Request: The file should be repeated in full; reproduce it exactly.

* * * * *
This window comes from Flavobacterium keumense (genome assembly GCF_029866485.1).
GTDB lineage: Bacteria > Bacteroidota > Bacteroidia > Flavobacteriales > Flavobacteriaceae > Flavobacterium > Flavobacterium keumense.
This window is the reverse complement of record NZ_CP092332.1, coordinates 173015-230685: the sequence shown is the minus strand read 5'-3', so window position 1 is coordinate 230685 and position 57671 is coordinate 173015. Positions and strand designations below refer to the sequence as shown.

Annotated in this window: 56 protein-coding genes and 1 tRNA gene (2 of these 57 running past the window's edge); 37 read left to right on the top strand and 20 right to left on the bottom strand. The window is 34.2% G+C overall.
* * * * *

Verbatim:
This window comes from Flavobacterium keumense (genome assembly GCF_029866485.1).
GTDB lineage: Bacteria > Bacteroidota > Bacteroidia > Flavobacteriales > Flavobacteriaceae > Flavobacterium > Flavobacterium keumense.
This window is the reverse complement of record NZ_CP092332.1, coordinates 173015-230685: the sequence shown is the minus strand read 5'-3', so window position 1 is coordinate 230685 and position 57671 is coordinate 173015. Positions and strand designations below refer to the sequence as shown.

Annotated in this window: 56 protein-coding genes and 1 tRNA gene (2 of these 57 running past the window's edge); 37 read left to right on the top strand and 20 right to left on the bottom strand. The window is 34.2% G+C overall.